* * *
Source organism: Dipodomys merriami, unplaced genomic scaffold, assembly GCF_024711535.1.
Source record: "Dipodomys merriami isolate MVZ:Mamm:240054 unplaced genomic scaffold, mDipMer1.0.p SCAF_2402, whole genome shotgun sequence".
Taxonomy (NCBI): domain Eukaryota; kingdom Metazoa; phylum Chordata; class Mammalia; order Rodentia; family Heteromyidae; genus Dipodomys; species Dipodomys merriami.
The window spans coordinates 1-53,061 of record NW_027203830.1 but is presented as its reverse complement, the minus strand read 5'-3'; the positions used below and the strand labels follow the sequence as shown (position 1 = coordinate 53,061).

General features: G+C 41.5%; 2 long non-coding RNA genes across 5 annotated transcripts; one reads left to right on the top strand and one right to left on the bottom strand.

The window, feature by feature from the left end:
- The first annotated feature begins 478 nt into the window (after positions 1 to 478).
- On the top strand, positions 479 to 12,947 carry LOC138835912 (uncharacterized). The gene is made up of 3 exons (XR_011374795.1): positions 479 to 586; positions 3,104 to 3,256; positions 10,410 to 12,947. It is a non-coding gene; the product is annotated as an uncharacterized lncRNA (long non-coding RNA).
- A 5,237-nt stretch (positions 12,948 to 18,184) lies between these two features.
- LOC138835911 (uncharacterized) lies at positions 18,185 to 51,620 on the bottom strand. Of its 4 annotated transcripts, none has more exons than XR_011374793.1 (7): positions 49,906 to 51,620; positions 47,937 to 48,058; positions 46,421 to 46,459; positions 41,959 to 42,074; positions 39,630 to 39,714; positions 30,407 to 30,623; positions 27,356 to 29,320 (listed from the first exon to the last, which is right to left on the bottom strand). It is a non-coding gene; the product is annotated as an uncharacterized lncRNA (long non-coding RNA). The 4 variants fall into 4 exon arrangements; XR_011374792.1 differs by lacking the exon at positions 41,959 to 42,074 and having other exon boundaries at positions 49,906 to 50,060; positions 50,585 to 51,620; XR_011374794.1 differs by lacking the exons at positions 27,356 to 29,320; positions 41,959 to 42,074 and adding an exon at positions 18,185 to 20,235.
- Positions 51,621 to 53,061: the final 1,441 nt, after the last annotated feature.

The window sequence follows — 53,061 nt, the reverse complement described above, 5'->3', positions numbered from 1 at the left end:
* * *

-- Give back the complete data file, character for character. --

Source organism: Dipodomys merriami, unplaced genomic scaffold, assembly GCF_024711535.1.
Source record: "Dipodomys merriami isolate MVZ:Mamm:240054 unplaced genomic scaffold, mDipMer1.0.p SCAF_2402, whole genome shotgun sequence".
Taxonomy (NCBI): domain Eukaryota; kingdom Metazoa; phylum Chordata; class Mammalia; order Rodentia; family Heteromyidae; genus Dipodomys; species Dipodomys merriami.
The window spans coordinates 1-53,061 of record NW_027203830.1 but is presented as its reverse complement, the minus strand read 5'-3'; the positions used below and the strand labels follow the sequence as shown (position 1 = coordinate 53,061).

General features: G+C 41.5%; 2 long non-coding RNA genes across 5 annotated transcripts; one reads left to right on the top strand and one right to left on the bottom strand.

The window, feature by feature from the left end:
- The first annotated feature begins 478 nt into the window (after positions 1 to 478).
- On the top strand, positions 479 to 12,947 carry LOC138835912 (uncharacterized). The gene is made up of 3 exons (XR_011374795.1): positions 479 to 586; positions 3,104 to 3,256; positions 10,410 to 12,947. It is a non-coding gene; the product is annotated as an uncharacterized lncRNA (long non-coding RNA).
- A 5,237-nt stretch (positions 12,948 to 18,184) lies between these two features.
- LOC138835911 (uncharacterized) lies at positions 18,185 to 51,620 on the bottom strand. Of its 4 annotated transcripts, none has more exons than XR_011374793.1 (7): positions 49,906 to 51,620; positions 47,937 to 48,058; positions 46,421 to 46,459; positions 41,959 to 42,074; positions 39,630 to 39,714; positions 30,407 to 30,623; positions 27,356 to 29,320 (listed from the first exon to the last, which is right to left on the bottom strand). It is a non-coding gene; the product is annotated as an uncharacterized lncRNA (long non-coding RNA). The 4 variants fall into 4 exon arrangements; XR_011374792.1 differs by lacking the exon at positions 41,959 to 42,074 and having other exon boundaries at positions 49,906 to 50,060; positions 50,585 to 51,620; XR_011374794.1 differs by lacking the exons at positions 27,356 to 29,320; positions 41,959 to 42,074 and adding an exon at positions 18,185 to 20,235.
- Positions 51,621 to 53,061: the final 1,441 nt, after the last annotated feature.

The window sequence follows — 53,061 nt, the reverse complement described above, 5'->3', positions numbered from 1 at the left end: